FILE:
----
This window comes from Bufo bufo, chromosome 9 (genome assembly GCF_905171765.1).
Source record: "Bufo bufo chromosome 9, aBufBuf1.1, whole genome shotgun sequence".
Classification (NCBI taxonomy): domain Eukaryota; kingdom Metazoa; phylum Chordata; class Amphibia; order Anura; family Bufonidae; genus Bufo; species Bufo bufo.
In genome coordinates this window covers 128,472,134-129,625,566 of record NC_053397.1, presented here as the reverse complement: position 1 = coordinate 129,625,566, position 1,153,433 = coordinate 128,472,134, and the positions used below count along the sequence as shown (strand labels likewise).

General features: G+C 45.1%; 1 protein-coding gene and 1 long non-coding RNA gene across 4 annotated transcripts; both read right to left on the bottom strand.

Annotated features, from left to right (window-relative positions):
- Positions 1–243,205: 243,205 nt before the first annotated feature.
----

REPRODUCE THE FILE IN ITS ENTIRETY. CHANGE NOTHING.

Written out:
This window comes from Bufo bufo, chromosome 9 (genome assembly GCF_905171765.1).
Source record: "Bufo bufo chromosome 9, aBufBuf1.1, whole genome shotgun sequence".
Classification (NCBI taxonomy): domain Eukaryota; kingdom Metazoa; phylum Chordata; class Amphibia; order Anura; family Bufonidae; genus Bufo; species Bufo bufo.
In genome coordinates this window covers 128,472,134-129,625,566 of record NC_053397.1, presented here as the reverse complement: position 1 = coordinate 129,625,566, position 1,153,433 = coordinate 128,472,134, and the positions used below count along the sequence as shown (strand labels likewise).

General features: G+C 45.1%; 1 protein-coding gene and 1 long non-coding RNA gene across 4 annotated transcripts; both read right to left on the bottom strand.

Annotated features, from left to right (window-relative positions):
- Positions 1–243,205: 243,205 nt before the first annotated feature.